The Elijah Syndrome
Twitter makes me really, really lonely. My day will be going just fine when I decide to ruin it by checking up on my stream of Twitter updates. In a split second I go from happy and satisfied to discontented and lonely. I call it the Elijah Syndrome.
In my little pea brain it feels as if every Christian who is anybody knows somebody and they’re all going to lunch without me. It’s a horrible feeling. I’m back in the fifth grade lunch room where the cool kids are eating pretzels and corn dogs while I nibble away on my PB&J. The harder I seem to be working for God the better their lives appear to be. I seem to shrivel away in anonymity and seclusion–forgotten by God and every angel in heaven.
I don’t have to be reminded that I’m not supposed to be thinking of growing followers and popularity. I’ve already condemned myself for my selfish motives. I don’t need to be told that Twitter is simply a mirage. I wouldn’t believe you anyway. I’ve seen the Instagram pictures to prove it.
The entire world has forgotten me while I toil away for the Lord and nobody cares, not even God. If I could only be as lucky as Elijah and run away into the hills to hide.
The Elijah syndrome is nowhere better depicted than in 1 Kings 19. Maybe you’ve acquired a strain of this disease. You’re sinking in self-pity. You’ve given and given and given again, and what have you gotten in return? Nothing. You’re sick of being beaten down by the enemy. You’re tired of the life you’ve been given. You just want out.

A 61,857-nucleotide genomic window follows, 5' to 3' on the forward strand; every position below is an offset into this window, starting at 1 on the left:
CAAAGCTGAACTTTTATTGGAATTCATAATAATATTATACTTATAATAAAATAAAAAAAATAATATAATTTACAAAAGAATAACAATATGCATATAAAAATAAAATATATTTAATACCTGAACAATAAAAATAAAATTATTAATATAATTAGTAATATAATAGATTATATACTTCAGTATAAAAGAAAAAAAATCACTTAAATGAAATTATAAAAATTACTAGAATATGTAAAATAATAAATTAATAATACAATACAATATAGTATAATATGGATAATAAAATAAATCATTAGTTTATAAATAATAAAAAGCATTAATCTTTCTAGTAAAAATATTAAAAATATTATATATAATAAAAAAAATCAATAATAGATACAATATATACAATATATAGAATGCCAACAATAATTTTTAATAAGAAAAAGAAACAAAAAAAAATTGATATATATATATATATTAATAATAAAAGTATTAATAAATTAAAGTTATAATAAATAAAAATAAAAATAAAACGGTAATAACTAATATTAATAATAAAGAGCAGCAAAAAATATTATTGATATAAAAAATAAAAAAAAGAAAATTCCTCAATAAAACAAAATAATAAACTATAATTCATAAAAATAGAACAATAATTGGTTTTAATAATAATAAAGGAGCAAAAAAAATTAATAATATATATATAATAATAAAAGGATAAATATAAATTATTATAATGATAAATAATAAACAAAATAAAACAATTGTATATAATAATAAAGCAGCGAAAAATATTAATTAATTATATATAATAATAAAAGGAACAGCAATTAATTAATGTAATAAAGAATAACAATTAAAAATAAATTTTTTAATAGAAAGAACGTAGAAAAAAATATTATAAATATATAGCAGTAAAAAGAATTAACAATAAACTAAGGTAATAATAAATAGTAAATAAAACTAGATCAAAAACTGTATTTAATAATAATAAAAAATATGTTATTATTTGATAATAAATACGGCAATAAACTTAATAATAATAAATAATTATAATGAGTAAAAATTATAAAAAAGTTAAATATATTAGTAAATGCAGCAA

If you’re about to throw in the towel–don’t.
In 1 Kings 19:9, it says that Elijah “came to a cave and lodged in it. And behold, the word of the Lord came to him, and he said to him, ‘what are you doing here Elijah?’”
It’s a funny thing about God. He knows we’re too dumb to come to Him when we’re in trouble. So He comes to us instead. He knows we’re not wise enough to understand what He’s up to, so He reaches down to us: What are you doing here?
And then something amazing happens. Elijah’s been looking for God in the big things. Elijah’s been waiting for God to move mountains for him. Instead, God does the most unimaginable thing possible. He whispers.
Reminding Elijah that he is loved.
Reminding Elijah that he’s not alone.
Reminding Elijah that he’s safe.
Reminding Elijah that his future is secure.
Do you ever notice how quiet kids get when you whisper to them? How well they listen when you bend down to their level and whisper in their ears? Perhaps today you need to still long enough to catch God’s whisper in your ear:
You are loved. You are known. You are Mine.
And that’s more than enough for today.
Do you ever struggle with self-pity? How has God reached out to you when you’ve found yourself in the pits?
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